The ministry of parish nursing is modeled on the work of Jesus, who spent his life preaching, teaching, and healing. The PN functions within seven areas of health and healing ministry: health educator, personal health counselor, volunteer coordinator, community liaison/referral agent, developer of support groups, health advocate, and integrator of faith and health (Solari-Twadell & McDermott, 1999). Activities within the PN role may include organizing health screenings/fairs, referring parishioners to HCPs and services, actively listening to parishioners' life stories, advocating for access to healthcare and healthy lifestyles and behaviors, and offering prayer and spiritual support. The PN is well-suited to provide culturally competent care for migrant families who are both members and guests of the faith community, and can be assisted by other nurses in the faith community. In order to do so, nurses need a strong biblically based foundation in which to guide ministry and enter into a process of growth in cultural competence.



According to transcultural nurse expert, Josepha Campinha-Bacote, "if healthcare professionals understood the truth that all human beings are made in the image of God, it would set them free from racism and allow them to care for culturally and ethnically diverse clients in a moral and ethical manner" (Transcultural C.A.R.E. Associates, 2008). A Biblically Based Model of Cultural Competence in the Delivery of Healthcare Services integrates intellectual and moral virtues and provides a framework for the provision of culturally sensitive nursing care. This model, based on Campinha-Bacote's (1999) original model of cultural competence, defines cultural competence as an ongoing process. There are five interdependent constructs that must be addressed to becoming culturally competent.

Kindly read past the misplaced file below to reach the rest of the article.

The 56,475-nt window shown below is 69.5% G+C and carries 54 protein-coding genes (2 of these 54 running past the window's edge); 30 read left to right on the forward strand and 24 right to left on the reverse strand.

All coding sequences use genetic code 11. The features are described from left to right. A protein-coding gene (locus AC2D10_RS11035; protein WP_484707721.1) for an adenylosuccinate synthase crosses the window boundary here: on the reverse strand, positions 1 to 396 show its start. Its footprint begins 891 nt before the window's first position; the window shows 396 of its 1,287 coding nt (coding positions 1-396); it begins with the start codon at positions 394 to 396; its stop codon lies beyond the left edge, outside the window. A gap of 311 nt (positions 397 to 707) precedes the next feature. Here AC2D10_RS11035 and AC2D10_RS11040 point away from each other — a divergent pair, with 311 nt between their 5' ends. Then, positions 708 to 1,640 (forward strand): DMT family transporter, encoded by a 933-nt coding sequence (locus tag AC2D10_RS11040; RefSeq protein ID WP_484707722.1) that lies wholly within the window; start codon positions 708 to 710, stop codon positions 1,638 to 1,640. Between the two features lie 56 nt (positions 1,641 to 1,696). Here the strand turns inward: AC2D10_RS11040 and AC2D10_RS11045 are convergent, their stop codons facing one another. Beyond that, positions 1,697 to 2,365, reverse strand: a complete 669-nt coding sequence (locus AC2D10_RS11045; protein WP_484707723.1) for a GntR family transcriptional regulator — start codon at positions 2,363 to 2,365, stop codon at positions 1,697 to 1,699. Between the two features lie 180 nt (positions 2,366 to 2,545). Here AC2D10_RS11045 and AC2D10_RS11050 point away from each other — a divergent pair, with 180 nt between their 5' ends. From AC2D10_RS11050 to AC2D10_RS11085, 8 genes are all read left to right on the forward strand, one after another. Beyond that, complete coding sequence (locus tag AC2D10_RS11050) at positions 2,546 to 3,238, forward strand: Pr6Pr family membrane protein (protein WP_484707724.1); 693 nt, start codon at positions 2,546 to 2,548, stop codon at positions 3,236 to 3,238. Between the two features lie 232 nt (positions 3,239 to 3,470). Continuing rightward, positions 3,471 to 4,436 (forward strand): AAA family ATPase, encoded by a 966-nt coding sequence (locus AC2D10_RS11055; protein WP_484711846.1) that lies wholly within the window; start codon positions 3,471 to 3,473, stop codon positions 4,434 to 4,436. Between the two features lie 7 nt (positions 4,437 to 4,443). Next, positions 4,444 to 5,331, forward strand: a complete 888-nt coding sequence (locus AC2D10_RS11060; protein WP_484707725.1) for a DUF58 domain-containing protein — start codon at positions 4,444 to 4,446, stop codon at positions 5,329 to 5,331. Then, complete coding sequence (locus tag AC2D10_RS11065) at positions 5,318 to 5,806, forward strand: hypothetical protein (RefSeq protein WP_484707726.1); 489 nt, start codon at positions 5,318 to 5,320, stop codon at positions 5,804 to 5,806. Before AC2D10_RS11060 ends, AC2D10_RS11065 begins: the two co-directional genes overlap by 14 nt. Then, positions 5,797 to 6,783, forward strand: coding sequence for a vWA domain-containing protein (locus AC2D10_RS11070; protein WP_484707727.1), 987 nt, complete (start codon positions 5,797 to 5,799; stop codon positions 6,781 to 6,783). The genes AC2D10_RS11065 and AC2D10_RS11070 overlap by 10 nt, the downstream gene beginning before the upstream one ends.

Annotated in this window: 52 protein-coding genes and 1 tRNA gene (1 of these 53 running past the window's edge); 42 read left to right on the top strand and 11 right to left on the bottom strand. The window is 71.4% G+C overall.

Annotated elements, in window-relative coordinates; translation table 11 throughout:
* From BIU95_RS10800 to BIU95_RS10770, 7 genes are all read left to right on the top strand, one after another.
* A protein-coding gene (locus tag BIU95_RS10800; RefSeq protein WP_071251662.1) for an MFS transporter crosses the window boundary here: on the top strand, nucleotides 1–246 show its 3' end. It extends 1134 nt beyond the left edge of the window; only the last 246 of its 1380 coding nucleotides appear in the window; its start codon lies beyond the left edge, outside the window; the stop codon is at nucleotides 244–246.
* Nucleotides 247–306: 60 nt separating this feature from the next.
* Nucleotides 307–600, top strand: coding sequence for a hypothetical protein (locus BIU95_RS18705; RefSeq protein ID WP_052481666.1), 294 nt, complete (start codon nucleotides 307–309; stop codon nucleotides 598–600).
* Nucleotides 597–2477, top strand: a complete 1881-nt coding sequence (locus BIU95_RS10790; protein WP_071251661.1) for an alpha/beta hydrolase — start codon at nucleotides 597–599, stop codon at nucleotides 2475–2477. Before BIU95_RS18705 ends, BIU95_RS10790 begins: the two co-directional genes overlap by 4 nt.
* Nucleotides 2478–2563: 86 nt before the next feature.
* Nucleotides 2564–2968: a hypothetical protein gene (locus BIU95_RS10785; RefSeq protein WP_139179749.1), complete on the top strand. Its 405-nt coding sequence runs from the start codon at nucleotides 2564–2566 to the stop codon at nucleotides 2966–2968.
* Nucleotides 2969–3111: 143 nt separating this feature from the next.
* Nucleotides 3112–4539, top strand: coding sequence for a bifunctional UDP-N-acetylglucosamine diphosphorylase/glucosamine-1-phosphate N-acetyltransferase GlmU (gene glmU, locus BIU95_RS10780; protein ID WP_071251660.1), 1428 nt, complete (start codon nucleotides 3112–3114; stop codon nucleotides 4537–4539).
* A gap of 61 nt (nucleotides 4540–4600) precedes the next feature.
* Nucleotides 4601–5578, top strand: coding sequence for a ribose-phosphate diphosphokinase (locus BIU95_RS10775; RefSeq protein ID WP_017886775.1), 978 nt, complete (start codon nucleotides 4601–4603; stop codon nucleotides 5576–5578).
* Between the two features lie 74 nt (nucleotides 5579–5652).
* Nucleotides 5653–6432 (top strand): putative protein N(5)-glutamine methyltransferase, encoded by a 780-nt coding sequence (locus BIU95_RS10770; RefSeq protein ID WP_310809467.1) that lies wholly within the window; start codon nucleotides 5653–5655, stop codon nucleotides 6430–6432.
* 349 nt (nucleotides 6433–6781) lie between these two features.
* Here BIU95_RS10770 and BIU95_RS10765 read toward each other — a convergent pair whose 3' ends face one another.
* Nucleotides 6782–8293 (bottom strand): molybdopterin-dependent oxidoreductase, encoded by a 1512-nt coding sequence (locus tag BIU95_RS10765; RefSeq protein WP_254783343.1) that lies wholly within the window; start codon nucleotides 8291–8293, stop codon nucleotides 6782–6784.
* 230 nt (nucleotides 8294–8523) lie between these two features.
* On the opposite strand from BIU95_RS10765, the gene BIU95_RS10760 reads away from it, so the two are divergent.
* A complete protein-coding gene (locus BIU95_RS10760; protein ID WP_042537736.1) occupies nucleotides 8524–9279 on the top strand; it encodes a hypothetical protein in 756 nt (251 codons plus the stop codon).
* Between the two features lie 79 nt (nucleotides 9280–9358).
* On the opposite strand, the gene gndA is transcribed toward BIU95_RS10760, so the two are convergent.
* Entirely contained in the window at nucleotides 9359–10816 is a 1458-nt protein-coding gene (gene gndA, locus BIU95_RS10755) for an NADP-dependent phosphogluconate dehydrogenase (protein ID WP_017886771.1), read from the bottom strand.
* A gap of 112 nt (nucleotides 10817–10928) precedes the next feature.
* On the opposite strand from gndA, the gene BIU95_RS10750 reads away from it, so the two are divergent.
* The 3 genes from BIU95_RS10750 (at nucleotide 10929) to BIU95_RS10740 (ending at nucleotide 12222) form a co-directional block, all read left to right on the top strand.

Cultural awareness means that the provider goes beyond personal bias and appreciates the unique beliefs and practices of others. The nurse needs to acknowledge his or her own perspectives of migrant families' beliefs and attitudes, in order to gain new perspectives. Cultural knowledge requires the provider to explore and understand the client's emic perspective through sharing of one's life story. This allows the nurse to gain insights into the client's physical, emotional, and spiritual strengths and weaknesses. Cultural knowledge requires an attention to learning about the individual as much as the culture. Cultural skill is the ability to gather information from the client with sensitivity toward the client's culture and individuality. Through multiple cultural encounters, the nurse gains insight into the individual's needs beyond the cultural norms. Multiple encounters may help in supporting self-care behaviors of the individual. The ability to speak the native language may not be an issue when gathering information (Kim-Godwin, Alexander, Felton, Mackey, & Kasakoff, 2006), rather it is the ability of the nurse to show unconditional acceptance of the client. Cultural desire is the internal drive to continue in the ongoing process of cultural competence. Desire is the unconditional love and caring that is foundational in Christian teaching (Transcultural C.A.R.E. Associates, 2008).